Fairy tale meets Gothic romance in this tale of recent graduated she-bear Ursula Brown, governess to young Teddy Vaughn, the only living child of the rich and well-regarded Vaughn family, who live in a manor house in the woods near Bremen Town. The imposing manor is fondly nicknamed The Cottage in the Woods. As Ursula takes up her duties in the Vaughn household she is frightened not only by the high expectations of Mr. Vaughn, but also by the uncanny footsteps she hears in the hallways of the manor, the inexplicable enmity with which she is regarded by Teddyâ€™s old nurse, and the impending danger that seems to hang over nearby Bremen Town. This novel is more than a re-telling of Goldilocks and the Three Bears and better than a take-off on Jane Austenâ€™s and Charlotte Bronteâ€™s classics. Hostilities between humans and â€œthe Enchantedâ€ (talking animals) provide the story with a theme and a moral, but the preachiness is decidedly Victorian in tone and so entirely palatable, indeed inspiring.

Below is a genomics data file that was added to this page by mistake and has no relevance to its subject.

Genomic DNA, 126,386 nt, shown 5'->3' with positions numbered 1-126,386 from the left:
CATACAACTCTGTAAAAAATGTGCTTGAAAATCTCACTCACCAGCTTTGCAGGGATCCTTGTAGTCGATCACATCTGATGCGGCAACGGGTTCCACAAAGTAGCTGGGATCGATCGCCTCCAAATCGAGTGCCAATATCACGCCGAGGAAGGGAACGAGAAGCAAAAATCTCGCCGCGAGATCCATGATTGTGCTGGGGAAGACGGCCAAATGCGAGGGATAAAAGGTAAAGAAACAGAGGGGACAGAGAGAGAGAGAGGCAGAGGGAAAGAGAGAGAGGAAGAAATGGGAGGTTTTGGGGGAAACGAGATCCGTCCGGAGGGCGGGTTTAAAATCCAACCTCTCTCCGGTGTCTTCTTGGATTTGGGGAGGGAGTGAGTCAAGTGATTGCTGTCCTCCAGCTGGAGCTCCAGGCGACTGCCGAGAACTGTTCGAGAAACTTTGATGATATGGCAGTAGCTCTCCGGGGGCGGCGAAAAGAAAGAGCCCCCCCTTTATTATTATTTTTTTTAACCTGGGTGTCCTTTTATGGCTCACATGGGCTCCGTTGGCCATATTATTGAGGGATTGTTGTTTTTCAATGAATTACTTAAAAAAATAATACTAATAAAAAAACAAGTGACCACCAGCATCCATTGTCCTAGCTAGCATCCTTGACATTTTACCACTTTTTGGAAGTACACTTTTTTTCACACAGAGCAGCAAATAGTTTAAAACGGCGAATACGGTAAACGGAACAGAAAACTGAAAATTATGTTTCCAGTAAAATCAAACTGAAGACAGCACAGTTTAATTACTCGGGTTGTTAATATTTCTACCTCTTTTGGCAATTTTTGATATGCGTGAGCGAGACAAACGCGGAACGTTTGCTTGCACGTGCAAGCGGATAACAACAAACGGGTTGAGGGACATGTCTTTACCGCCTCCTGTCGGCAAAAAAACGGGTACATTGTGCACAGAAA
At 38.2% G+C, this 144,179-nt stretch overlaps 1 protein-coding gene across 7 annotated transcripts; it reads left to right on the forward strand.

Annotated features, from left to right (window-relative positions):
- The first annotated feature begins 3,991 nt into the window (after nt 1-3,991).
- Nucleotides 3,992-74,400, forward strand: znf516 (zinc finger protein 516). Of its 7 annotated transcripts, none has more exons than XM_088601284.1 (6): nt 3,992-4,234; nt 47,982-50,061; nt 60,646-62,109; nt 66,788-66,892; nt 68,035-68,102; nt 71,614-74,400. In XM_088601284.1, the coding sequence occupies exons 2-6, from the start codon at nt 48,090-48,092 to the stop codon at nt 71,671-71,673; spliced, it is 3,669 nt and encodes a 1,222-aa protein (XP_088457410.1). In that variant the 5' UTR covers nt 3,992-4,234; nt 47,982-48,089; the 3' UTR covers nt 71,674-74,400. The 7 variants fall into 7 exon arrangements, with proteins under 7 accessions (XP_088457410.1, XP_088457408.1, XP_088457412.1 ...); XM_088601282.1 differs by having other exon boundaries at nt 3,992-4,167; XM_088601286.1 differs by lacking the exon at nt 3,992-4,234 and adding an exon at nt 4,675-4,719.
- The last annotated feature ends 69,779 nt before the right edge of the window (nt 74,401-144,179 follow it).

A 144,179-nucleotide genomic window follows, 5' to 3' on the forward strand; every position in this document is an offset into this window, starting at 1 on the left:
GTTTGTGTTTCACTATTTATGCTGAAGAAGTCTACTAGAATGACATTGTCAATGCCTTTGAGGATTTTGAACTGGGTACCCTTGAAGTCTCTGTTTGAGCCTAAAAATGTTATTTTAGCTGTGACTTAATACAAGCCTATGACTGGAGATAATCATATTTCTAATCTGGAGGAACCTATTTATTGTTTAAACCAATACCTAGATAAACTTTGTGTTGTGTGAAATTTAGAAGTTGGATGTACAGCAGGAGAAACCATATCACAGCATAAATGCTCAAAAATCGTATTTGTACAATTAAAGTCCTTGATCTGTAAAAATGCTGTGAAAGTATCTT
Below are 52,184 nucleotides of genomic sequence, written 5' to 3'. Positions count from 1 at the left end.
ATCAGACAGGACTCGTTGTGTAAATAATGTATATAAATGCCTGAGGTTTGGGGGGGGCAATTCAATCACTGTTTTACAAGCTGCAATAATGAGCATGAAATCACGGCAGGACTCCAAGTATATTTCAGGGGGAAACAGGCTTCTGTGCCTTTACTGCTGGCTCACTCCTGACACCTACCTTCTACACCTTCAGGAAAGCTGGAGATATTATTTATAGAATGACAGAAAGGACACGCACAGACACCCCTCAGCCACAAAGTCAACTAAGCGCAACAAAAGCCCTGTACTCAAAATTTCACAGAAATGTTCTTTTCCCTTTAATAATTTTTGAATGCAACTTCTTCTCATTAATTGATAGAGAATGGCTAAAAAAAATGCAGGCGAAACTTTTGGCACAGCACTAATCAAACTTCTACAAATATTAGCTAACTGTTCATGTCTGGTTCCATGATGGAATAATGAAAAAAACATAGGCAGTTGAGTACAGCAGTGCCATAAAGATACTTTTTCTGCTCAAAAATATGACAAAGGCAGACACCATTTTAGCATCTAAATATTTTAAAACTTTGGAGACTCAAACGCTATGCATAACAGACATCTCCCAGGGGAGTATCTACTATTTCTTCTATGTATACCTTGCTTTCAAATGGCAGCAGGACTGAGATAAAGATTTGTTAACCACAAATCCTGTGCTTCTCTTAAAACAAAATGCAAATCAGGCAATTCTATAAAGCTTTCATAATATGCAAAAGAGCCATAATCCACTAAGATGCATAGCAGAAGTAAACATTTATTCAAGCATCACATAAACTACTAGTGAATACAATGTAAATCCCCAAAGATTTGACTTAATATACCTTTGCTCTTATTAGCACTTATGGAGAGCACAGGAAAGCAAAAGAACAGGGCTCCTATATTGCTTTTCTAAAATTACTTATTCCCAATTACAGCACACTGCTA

This 389-page tome was a delight from start to finish. Anyone familiar with Gothic novel tropes will enjoy finding them embedded in the story, and children who are not yet readers and fans of Austen and Bronte will find The Cottage in the Woods a gentle introduction to the genre. The bears worship and pray and sing hymns without apology or embarrassment, and itâ€™s all very Victorian. Yet the fairy tale element adds a whimsicality to the story that will appeal to older children, especially girls. Oh, and thereâ€™s a wonderfully crochety and sarcastic Magic Mirror who never manages to answer a single one of Ursulaâ€™s questions with any hint of helpfulness or straightforwardness.
I think my girls, ages sixteen and thirteen and fans of both video versions of Pride and Prejudice and also avid viewers of the TV series Once Upon a Time in its first season a couple of years ago, will enjoy this amalgam of folk tale characters, Latin aphorisms, sophisticated vocabulary, and 19th century romance. I certainly did.